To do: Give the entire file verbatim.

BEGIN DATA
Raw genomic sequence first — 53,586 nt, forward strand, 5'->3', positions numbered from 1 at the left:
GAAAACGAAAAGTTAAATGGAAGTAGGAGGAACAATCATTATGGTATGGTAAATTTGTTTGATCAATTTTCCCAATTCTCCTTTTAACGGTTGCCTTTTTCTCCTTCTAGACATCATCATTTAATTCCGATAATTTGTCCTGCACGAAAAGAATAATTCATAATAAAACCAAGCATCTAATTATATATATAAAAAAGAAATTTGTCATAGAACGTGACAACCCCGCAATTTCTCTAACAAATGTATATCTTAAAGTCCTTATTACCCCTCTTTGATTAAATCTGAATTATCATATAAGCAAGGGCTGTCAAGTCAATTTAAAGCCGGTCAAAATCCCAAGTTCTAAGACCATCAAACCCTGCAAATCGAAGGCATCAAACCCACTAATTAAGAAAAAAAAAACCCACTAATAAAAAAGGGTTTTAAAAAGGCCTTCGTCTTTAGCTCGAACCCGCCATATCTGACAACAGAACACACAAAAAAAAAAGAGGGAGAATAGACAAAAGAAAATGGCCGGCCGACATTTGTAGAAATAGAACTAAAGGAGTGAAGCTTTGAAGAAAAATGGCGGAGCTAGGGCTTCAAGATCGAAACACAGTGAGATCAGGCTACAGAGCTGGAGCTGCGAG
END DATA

Raw genomic sequence first — 53,586 nt, forward strand, 5'->3', positions numbered from 1 at the left:
GAAAACGAAAAGTTAAATGGAAGTAGGAGGAACAATCATTATGGTATGGTAAATTTGTTTGATCAATTTTCCCAATTCTCCTTTTAACGGTTGCCTTTTTCTCCTTCTAGACATCATCATTTAATTCCGATAATTTGTCCTGCACGAAAAGAATAATTCATAATAAAACCAAGCATCTAATTATATATATAAAAAAGAAATTTGTCATAGAACGTGACAACCCCGCAATTTCTCTAACAAATGTATATCTTAAAGTCCTTATTACCCCTCTTTGATTAAATCTGAATTATCATATAAGCAAGGGCTGTCAAGTCAATTTAAAGCCGGTCAAAATCCCAAGTTCTAAGACCATCAAACCCTGCAAATCGAAGGCATCAAACCCACTAATTAAGAAAAAAAAAACCCACTAATAAAAAAGGGTTTTAAAAAGGCCTTCGTCTTTAGCTCGAACCCGCCATATCTGACAACAGAACACACAAAAAAAAAAGAGGGAGAATAGACAAAAGAAAATGGCCGGCCGACATTTGTAGAAATAGAACTAAAGGAGTGAAGCTTTGAAGAAAAATGGCGGAGCTAGGGCTTCAAGATCGAAACACAGTGAGATCAGGCTACAGAGCTGGAGCTGCGAG